Taiwan, Chinese Negotiators Sign Agreement on Flights, Tourism བོད་སྐད།

Negotiators from China and Taiwan have signed a deal to launch regular, direct flights between the longtime rivals. The agreement was signed in Beijing Friday by representatives from two semi-official bodies, who held their first formal meeting in nearly a decade. Stephanie Ho reports from Beijing.

Friday's signing ceremony was broadcast live on Chinese television.

The two signers were Chen Yunlin, chairman of the mainland's Association for Relations Across the Taiwan Strait, and Chiang Pin-kung, chairman of Taiwan's Straits Exchange Foundation.

After inking the deal, the two men smiled broadly as they exchanged pens and toasted with champagne.

The accord calls for regular weekend charter flights between Taiwan and mainland China, starting July 4. Airlines from both sides will carry a total of 36 flights initially.

Since 2003, there have only been direct charter flights for special Chinese holidays.

The agreement also allows for more mainland tourists to visit Taiwan, a measure aimed at building confidence between the two sides.

Taiwan and China have been split ever since the Nationalists fled to the island in 1949, after losing a civil war to the Chinese Communists. China considers the island part of Chinese territory and has vowed to use force, if necessary, to reunify it.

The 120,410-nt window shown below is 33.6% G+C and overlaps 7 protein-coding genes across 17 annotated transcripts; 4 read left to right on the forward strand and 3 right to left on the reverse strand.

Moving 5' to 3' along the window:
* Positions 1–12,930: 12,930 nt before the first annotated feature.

Taipei-Beijing relations over the past decade have been strained. Beijing perceived then Taiwanese president Chen Shui bian as being pro-independence.

Chien-Min Chao, politics professor at Taiwan's National Chengchi University, says relations improved "tremendously" after the election of a new president on the island in March. He said people in Taiwan hope improved cross-Straits relations will have a positive effect on the economy.

"Chinese market is huge. Everyone realizes that, and better relations might not only provide new opportunities and economic benefits, from Chinese people visiting Taiwan, but also a more open policy might also bring more investment from the international financial community," he said.

The resumption of formal talks between China and Taiwan also is of interest in Washington. In recent years, U.S. officials have expressed concern over heightened tension across the 160-kilometer wide Taiwan Strait, including the threat of hundreds of Chinese short range missiles pointed at the island.

The Washington Post reports that a long-anticipated, multi-billion dollar sale of U.S. weapons to Taiwan has been held up. UCLA political science professor Richard Baum says he thinks it is because Washington is interested in reducing military tension in the region.

"And the Bush Administration now seems to be telling Taiwan to go slow with arming itself with American weapons, at least until after the November [U.S. presidential] election and the summer Olympics," he said.

He says it is in everyone's interest for both China and Taiwan to continue negotiations. As long as both sides are talking, he says, they have less time to think about fighting.